The measures described above for adjusting the desired CO/CO2 ratio in the reducing gas may be taken individually or also several of them or all in common in a manner that the most favorable process variant can be selected for the respective operating conditions and as a function of the composition of the ore, etc.
According to the invention, adjustment of the CO/CO2 ratio is applied in combination with the additional feeding of a carbon-containing gas such as natural gas or, better, hydrocarbons from C3 H8 upwards, into the fluidized bed reactors in addition to the reducing gas as well as with an increase in the time period during which the iron-oxide-containing material is exposed to the reducing gas during direct reduction.
The additionally supplied carbon-containing gas can be admixed to the reducing gas prior to feeding it into the fluidized bed reactor 4 arranged last in the direction of flow of the iron-oxide-containing material or it is charged to the fluidized bed reactor 4 via a separate duct 21', as is illustrated in the FIGURE.
The increase in the time period during which the iron-oxide-containing material is exposed to the reducing gas as well as to the additionally supplied carbon-containing gas can be dimensioned as a function of the final carbon content desired for the sponge iron. In any event, the iron-oxide-containing material will be exposed to the reducing gas as well as to the additionally supplied carbon-containing gas in excess of the time required for complete reduction.
In the following example the invention is illustrated without intending to limit the scope of the invention in any way.
100 t/h of dried fine ore are charged into a plant for the direct reduction of fine ore configured in accordance with the above description and designed for a production of 70 t/h of sponge iron. The fine ore has the following analysis:
______________________________________ Hematite 94.2% Gangue 2.2% Sulfur 0.02%______________________________________
From the top gas forming in the direct reduction, 79,000 Nm3 /h are mixed with 54,000 Nm3 /h of reformed cold natural gas and passed through the CO2 scrubber 16, in which the mixed gas is freed from CO2 and the major portion of sulfur.
The reformed natural gas and the top gas have the chemical compositions indicated in the Table below (vol.%).
______________________________________Reformed Natural Gas Top Gas______________________________________CH4 3.0 31.7CO 10.5 6.1CO2 10.0 6.0H2 63.0 51.8H2 O 13.5 0.70N2 0.0 3.70H2 S 0.0 78.0 ppmV______________________________________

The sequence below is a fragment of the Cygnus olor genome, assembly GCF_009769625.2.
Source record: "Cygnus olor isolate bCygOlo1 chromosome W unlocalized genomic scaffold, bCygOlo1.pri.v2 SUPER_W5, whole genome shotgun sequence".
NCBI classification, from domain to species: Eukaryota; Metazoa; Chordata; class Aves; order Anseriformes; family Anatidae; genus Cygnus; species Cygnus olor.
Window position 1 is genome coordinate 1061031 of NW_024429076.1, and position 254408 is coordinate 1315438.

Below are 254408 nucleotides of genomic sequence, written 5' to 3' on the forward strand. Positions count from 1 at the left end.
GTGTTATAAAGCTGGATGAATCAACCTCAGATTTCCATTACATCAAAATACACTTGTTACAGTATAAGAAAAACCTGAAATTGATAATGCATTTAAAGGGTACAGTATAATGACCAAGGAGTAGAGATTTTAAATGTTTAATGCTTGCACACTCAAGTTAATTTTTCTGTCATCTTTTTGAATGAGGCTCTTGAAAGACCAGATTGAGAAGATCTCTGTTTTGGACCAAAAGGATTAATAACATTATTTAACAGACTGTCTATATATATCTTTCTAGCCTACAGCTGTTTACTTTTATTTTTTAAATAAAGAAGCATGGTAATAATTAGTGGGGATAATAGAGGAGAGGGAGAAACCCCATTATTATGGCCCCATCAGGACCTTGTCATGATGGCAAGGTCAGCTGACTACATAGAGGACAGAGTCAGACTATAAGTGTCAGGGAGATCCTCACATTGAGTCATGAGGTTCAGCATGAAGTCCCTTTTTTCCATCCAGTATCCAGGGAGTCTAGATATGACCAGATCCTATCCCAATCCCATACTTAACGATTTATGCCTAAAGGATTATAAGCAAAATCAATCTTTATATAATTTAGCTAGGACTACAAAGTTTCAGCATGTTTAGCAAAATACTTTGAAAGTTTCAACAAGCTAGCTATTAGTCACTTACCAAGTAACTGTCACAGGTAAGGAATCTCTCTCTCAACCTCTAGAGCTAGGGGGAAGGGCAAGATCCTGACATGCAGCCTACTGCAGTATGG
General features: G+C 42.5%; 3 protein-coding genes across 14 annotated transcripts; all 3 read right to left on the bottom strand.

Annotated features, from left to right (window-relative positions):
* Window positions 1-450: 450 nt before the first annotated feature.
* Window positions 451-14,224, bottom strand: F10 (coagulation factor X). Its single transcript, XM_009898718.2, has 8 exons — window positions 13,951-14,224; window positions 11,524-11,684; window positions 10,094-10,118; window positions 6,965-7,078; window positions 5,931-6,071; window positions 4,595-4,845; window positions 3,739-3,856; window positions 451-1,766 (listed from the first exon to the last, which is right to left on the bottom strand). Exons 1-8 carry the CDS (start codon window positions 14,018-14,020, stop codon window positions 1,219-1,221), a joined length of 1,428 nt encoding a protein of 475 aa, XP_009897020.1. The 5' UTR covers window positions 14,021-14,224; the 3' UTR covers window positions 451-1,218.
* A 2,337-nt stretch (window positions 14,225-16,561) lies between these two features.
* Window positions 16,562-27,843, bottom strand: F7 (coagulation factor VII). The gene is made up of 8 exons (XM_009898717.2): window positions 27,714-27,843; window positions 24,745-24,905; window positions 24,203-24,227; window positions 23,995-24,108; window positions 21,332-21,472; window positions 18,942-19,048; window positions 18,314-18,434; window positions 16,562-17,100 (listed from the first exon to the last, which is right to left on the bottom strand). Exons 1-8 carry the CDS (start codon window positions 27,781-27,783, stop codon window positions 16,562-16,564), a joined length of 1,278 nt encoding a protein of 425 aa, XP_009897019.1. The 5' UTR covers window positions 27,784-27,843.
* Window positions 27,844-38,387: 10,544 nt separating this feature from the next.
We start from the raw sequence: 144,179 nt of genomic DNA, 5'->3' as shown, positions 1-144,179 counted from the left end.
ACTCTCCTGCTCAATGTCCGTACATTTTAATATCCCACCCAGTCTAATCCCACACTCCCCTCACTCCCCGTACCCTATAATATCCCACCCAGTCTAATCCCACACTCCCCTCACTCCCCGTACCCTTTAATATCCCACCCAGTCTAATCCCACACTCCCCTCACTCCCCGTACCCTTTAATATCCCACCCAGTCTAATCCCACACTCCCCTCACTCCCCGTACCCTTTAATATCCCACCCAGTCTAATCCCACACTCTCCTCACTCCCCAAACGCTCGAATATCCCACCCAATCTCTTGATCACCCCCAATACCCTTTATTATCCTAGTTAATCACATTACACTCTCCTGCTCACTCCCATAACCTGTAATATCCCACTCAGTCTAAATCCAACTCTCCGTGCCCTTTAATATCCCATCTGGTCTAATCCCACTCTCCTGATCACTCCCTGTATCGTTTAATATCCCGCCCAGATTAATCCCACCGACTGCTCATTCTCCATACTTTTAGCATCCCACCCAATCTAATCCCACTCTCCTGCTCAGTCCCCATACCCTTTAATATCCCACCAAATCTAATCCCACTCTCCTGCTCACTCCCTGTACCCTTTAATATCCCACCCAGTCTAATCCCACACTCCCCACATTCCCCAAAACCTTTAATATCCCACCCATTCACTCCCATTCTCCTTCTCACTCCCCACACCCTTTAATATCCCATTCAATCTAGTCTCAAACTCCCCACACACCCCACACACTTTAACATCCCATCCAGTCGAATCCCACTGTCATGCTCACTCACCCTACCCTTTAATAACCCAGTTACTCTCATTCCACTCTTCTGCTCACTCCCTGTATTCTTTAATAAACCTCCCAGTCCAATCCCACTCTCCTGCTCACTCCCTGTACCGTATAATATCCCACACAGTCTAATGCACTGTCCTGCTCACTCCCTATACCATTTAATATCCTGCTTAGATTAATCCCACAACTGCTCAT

The temperature of the reformed natural gas is 120° C., that of the top gas 100° C. The gas mixture emerging from the CO2 scrubber 16 is supplied to the direct cooler 25 and cooled to a temperature of 68° C. The cooled gas mixture has the following composition:
______________________________________ CH4 21.8 CO 9.8 CO2 1.3 H2 63.0 H2 O 1.7 N2 2.4 H2 S 5 ppmV______________________________________
This gas mixture is mixed with 79,000 Nm3 /h of top gas that has not been passed through the CO2 scrubber 16 but has been injected into the reducing-gas supply duct 17 through bypass duct 26. Such mixing produces the reducing gas fed to the gas heater 18 and subsequently to the fluidized bed reactors 1 to 4, which reducing gas has a temperature of 75° C. and the following chemical composition:
______________________________________Reducing Gas______________________________________CH4 25.2CO 8.0CO2 2.9H2 59.7H2 O 1.4N2 2.8H2 S 30 ppmV______________________________________
In addition, natural gas in an amount of 3,400 Nm3 /h is fed into the fluidized bed reactor 4 via the duct 21'.
The residence time in the lowermost fluidized bed reactor 4 is about 40 min.
The degree of metallization (Femet /Fetot) of the sponge iron is about 92%, the C content is about 2.5%, maximally 5%.
By means of the following Table, the production in accordance with the prior art of sponge iron having 1.1% carbon is compared with the production of sponge iron having an elevated carbon content of 2.5%.
______________________________________ Product Composition Reducing Gas CompositionOre Composition Wt. % Vol. %Wt. % 1.1% C 2.5% C 1.1% C 2.5% C______________________________________FeTOTAL 65.57 93.41 89.83 H2 63.34 60.46Fe2 O3 93.75 1.62 3.26 CO 6.81 6.32FeO 0 9.64 11.6 H2 O 1.48 1.4Fe 0 84.79 80.87 CO2 3.38 2.67Gangue 1.8 2.68 1.6 CH4 21.8 25.27C 0 1.1 2.5 N2 3.19 3.9MgO 0.00 0.15 0.15S 0.02 0.02 0.02______________________________________
In order to produce the sponge iron having 1.1% C, no natural gas is charged to the lowermost fluidized bed reactor 4, and for producing the sponge iron of 2.5% C, natural gas in an amount of 3,400 Nm3 /h. The residence time in the lowermost fluidized bed reactor 4 is 33 min for the low-carbon sponge iron, and 37.5 min for the sponge iron of elevated carbon content. The CO/CO2 ratio is 2 in the first instance and 2.4 in the second instance. The natural gas employed in producing the reducing gas is of the chemical composition indicated in the following Table:
______________________________________Natural Gas Vol. %______________________________________ CH4 81.42 C2 H6 7.75 C3 H8 1.9 CO2 7.78 C4 1.15______________________________________
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|U.S. Classification||75/444, 75/450, 423/439|
|International Classification||C21B13/00, C21B13/14|
|Cooperative Classification||Y02P10/143, C21B13/0073, C21B13/0033, Y02P10/136, C21B13/146|
|European Classification||C21B13/00K, C21B13/14C, C21B13/00B|
|Sep 30, 1998||AS||Assignment|
Owner name: VOEST-ALPINE INDUSTRIEANLAGENBAU GMBH, AUSTRIA
Free format text: ASSIGNMENT OF ASSIGNORS INTEREST;ASSIGNORS:REIDETSCHLAGER, JOHANN;ZELLER, SIEGFRIED;WALLNER, FELIX;AND OTHERS;REEL/FRAME:009509/0350
Effective date: 19980824
|Jun 28, 2001||AS||Assignment|
|Apr 20, 2004||FPAY||Fee payment|
Year of fee payment: 4
|Apr 14, 2008||FPAY||Fee payment|
Year of fee payment: 8
|Jun 18, 2012||REMI||Maintenance fee reminder mailed|
|Nov 7, 2012||LAPS||Lapse for failure to pay maintenance fees|
|Dec 25, 2012||FP||Expired due to failure to pay maintenance fee|
Effective date: 20121107